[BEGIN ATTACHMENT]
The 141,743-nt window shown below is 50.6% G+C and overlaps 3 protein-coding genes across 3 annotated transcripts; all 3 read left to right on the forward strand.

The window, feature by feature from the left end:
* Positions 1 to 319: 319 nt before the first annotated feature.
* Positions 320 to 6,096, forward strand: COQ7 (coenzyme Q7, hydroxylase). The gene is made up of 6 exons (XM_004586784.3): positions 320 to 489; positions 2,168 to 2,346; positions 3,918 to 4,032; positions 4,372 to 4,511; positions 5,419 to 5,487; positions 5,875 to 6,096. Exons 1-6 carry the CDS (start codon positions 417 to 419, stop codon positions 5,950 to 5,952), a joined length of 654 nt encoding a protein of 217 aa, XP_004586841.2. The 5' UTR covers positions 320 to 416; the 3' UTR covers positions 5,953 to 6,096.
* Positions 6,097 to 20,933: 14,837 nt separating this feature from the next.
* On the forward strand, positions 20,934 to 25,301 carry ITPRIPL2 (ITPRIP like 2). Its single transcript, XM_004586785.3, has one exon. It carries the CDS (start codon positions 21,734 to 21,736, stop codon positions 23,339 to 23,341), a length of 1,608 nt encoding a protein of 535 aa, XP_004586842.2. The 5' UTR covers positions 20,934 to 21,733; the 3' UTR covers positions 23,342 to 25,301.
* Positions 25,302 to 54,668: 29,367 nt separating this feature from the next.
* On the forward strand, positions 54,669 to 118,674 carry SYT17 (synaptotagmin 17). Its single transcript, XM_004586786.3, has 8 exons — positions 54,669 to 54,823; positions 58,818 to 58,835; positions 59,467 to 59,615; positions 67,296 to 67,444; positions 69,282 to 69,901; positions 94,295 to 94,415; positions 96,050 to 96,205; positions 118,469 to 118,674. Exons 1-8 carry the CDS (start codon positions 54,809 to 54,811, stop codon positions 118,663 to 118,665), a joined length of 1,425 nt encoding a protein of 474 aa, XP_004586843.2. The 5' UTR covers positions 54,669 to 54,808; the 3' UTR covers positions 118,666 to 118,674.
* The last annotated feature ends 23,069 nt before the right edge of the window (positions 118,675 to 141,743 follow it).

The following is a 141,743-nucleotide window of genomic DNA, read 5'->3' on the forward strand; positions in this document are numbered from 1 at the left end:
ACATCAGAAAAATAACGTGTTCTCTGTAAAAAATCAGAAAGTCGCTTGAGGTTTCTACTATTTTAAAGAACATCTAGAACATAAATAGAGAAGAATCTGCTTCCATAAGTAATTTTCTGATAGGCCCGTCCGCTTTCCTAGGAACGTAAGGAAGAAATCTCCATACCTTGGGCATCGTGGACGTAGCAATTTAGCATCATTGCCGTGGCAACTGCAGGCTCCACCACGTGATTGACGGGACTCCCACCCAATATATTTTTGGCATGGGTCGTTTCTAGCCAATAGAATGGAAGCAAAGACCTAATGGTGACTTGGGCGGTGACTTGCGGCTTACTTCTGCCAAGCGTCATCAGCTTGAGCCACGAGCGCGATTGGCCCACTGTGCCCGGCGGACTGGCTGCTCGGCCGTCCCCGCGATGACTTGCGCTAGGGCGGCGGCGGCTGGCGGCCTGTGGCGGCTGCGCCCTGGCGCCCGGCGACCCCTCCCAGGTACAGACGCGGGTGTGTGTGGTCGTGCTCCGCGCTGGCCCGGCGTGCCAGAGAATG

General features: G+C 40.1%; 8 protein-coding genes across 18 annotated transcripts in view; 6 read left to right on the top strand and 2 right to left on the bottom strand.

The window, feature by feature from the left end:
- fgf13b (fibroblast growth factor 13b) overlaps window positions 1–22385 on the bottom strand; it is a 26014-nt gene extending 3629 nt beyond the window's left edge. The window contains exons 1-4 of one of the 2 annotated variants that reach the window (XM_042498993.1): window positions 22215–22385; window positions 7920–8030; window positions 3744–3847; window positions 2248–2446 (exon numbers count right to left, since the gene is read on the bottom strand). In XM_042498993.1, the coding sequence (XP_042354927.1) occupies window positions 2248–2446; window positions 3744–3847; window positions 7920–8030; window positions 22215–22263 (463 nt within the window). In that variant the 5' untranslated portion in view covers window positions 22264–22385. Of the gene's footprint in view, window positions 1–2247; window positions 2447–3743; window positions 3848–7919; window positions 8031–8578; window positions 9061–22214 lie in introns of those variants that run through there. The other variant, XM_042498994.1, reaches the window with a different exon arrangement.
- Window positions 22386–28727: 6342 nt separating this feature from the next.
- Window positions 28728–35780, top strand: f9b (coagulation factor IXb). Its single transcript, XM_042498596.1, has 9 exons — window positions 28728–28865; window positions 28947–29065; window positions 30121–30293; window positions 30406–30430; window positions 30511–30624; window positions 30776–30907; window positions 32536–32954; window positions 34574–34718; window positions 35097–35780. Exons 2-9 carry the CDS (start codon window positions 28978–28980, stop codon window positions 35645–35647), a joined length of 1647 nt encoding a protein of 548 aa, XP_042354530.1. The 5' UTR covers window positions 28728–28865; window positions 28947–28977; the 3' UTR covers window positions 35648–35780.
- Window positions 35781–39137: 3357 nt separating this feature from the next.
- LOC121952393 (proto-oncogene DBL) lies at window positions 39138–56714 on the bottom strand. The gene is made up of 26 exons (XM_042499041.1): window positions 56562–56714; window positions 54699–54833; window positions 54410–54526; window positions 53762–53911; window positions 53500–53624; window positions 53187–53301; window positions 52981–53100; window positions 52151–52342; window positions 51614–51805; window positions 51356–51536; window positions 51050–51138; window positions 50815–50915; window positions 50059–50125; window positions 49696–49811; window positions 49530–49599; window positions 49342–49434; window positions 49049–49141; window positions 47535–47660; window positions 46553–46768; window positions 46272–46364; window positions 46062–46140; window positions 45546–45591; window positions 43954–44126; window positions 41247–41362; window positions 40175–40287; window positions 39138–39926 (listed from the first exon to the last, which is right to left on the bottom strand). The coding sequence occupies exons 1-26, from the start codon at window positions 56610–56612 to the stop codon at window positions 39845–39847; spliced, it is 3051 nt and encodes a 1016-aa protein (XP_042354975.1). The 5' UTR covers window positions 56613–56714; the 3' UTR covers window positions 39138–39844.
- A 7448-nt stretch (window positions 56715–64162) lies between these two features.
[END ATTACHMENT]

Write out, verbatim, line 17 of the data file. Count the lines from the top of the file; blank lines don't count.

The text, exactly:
- Window positions 35781–39137: 3357 nt separating this feature from the next.